TUPELO – One of the city’s 11 elevated water tanks will go offline for repairs next month, reducing the community’s total water supply by 1 million gallons.
Residents shouldn’t notice any difference in pressure or quality during the estimated 60-day project, said Tupelo Water & Light Manager Johnny Timmons.
“We already cut the tank off for a week and a half and put pressure gauges in to monitor it,” Timmons explained. “We noticed no loss in pressure, and we got no phone calls from people complaining.”
If pressure does drop at any time after the large tower goes offline, the city can readjust the flow by pumping in additional water from its 1.5 million-gallon ground tank.
Altogether, the city’s elevated tanks hold 4 million gallons of potable water. And all but three feed the main system, which supplies almost every home and business in Tupelo. The others – at Chesterville, Belden and Priceville – run independently and feed separate neighborhoods.
The tower on East Main Street is no longer in use and not included in the city’s statistics.
Tupelo Water & Light customers use an average of 9 million gallons of water daily, Timmons said, but the demand is expected to grow.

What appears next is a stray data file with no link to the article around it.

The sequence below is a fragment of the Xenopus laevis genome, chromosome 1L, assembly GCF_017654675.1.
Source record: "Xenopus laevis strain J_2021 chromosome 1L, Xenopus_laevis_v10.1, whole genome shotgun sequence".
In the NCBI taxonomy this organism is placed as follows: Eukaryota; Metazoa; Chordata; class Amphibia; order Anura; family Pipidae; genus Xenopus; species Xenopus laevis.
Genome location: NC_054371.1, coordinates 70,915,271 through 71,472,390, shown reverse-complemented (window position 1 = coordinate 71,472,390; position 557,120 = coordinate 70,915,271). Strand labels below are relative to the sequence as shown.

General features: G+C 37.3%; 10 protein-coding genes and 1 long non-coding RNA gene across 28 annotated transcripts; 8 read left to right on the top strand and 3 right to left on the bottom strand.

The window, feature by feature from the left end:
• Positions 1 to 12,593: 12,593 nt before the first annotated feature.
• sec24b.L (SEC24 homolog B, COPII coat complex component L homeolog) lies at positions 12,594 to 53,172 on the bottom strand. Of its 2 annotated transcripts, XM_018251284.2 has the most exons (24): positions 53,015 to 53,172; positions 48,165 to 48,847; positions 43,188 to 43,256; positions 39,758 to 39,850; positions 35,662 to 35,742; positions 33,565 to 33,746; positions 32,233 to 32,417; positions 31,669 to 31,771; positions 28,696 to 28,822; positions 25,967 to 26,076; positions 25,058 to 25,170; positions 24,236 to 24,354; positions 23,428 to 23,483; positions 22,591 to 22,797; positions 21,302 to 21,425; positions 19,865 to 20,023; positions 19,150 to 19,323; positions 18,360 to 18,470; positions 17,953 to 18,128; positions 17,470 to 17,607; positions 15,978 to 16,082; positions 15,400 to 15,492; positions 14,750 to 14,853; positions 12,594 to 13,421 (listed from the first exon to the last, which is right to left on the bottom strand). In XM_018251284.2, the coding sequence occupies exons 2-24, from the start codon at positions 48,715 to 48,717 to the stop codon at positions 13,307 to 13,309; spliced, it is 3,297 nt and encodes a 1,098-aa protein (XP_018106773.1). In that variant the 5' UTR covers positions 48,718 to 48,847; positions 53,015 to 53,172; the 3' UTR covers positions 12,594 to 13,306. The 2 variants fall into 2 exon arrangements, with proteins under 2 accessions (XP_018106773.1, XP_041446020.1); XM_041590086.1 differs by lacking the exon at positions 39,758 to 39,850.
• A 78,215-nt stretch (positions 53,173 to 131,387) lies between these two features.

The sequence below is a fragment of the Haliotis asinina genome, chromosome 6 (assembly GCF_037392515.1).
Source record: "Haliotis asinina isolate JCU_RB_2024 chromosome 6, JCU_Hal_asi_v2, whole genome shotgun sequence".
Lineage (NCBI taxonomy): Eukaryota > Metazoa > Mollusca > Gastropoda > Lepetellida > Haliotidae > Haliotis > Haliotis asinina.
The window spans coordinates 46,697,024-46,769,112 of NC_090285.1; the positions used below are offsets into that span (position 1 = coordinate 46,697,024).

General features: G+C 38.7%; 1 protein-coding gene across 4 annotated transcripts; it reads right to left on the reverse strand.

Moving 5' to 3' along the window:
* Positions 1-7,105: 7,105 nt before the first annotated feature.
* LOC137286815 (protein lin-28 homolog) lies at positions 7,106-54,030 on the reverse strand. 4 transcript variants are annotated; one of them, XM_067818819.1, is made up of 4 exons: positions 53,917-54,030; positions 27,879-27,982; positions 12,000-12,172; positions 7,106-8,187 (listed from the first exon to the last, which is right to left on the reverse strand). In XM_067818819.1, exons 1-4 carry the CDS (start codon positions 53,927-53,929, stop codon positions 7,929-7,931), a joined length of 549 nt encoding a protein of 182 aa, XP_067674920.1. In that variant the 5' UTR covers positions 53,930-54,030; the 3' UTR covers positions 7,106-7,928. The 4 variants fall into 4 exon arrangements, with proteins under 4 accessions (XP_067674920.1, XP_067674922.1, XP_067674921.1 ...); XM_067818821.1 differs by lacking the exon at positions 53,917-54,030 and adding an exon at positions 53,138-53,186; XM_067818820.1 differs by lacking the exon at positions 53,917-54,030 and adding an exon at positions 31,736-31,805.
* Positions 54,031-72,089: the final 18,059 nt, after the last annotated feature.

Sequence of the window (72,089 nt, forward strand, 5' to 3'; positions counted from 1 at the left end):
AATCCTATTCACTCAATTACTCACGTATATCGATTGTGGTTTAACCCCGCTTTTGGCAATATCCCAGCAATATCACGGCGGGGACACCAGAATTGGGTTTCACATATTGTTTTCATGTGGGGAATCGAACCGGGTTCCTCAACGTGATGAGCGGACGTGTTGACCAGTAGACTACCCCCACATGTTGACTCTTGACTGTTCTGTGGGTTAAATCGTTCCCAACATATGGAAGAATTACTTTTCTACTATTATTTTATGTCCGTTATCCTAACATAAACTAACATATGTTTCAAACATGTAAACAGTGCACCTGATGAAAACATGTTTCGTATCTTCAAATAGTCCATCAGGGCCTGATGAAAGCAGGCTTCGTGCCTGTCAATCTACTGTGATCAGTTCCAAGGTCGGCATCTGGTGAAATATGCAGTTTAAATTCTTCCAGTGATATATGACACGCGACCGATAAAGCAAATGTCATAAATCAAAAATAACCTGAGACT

To meet the demand, the municipality has plans to build a 750,000-gallon water tower near the Tupelo Regional Airport. The project awaits clearance from the Federal Airport Authority because of its proximity to the runway.
When it’s done, the tower will provide more capacity to the quickly developing area in west Tupelo – not just for drinking but for fire protection. And that will help the city try to lower its overall fire rating, meaning lower insurance rates for everyone, Timmons said.
In the meantime, the city must clean and inspect its existing water towers every five years and perform complete upgrades every 10 years, all on a staggered basis. This year is Park Hill’s turn.
Workers with Georgia-based Utility Services Co., will drain and sandblast the inside and outside of the tower behind Green Street’s A.M. Strange Library before applying three coats of paint. They’ll also apply the neighborhood logo at the request of Ward 4 Councilwoman Nettie Davis.
The entire upgrade will cost $308,500.
Most tanks cost about half that for upgrades, but the Park Hill tower is one of the city’s largest and therefore requires more manpower and supplies.
Timmons said the city intentionally waited until October to start the project because water usage drops to its lowest levels in the fall. Taking the large tower offline will have less impact now than it would in mid-July, for example, when more people water yards and wash cars.
Contact Emily Le Coz at (662) 678-1588 or firstname.lastname@example.org.
Emily Le Coz/NEMS Daily Journal